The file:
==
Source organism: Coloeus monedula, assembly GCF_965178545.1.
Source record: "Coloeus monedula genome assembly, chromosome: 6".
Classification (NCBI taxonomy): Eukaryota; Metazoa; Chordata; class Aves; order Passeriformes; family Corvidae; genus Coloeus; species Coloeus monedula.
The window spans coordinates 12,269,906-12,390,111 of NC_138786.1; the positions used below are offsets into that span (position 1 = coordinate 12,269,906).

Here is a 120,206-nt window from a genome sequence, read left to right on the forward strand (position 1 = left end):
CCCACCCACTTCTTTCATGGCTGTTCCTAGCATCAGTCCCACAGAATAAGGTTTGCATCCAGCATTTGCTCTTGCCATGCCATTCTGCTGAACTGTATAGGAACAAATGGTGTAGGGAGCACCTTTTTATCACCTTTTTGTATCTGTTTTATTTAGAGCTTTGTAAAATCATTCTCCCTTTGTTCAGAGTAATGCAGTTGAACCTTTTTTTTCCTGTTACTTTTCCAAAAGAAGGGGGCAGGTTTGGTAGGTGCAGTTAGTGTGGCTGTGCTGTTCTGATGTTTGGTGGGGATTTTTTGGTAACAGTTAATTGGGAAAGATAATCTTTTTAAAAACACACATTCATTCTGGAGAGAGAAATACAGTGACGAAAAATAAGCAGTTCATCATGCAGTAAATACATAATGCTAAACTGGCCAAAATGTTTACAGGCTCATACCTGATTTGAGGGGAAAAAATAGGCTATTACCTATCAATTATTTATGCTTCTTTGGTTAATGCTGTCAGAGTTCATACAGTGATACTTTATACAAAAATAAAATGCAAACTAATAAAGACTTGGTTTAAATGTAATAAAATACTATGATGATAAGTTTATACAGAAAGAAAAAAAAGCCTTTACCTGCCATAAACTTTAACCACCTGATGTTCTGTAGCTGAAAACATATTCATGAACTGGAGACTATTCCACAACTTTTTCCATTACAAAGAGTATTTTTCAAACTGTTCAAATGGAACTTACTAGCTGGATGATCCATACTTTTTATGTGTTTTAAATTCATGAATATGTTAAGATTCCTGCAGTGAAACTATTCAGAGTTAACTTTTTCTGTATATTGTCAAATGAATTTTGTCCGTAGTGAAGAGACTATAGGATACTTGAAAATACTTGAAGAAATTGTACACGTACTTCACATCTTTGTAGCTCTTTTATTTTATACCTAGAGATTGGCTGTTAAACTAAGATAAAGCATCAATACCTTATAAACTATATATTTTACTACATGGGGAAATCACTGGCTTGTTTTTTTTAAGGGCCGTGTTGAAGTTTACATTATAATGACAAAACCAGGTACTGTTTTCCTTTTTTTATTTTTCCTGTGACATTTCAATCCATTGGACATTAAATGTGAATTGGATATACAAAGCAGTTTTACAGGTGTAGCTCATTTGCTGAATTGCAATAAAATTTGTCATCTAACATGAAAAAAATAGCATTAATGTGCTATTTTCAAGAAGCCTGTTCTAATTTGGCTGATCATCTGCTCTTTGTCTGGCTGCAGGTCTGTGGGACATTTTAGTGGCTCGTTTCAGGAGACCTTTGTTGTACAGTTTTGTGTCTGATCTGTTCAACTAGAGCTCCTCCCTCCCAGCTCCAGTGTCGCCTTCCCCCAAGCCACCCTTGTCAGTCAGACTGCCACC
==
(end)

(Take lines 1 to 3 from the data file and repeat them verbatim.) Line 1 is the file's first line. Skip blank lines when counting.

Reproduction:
Source organism: Coloeus monedula, assembly GCF_965178545.1.
Source record: "Coloeus monedula genome assembly, chromosome: 6".
Classification (NCBI taxonomy): Eukaryota; Metazoa; Chordata; class Aves; order Passeriformes; family Corvidae; genus Coloeus; species Coloeus monedula.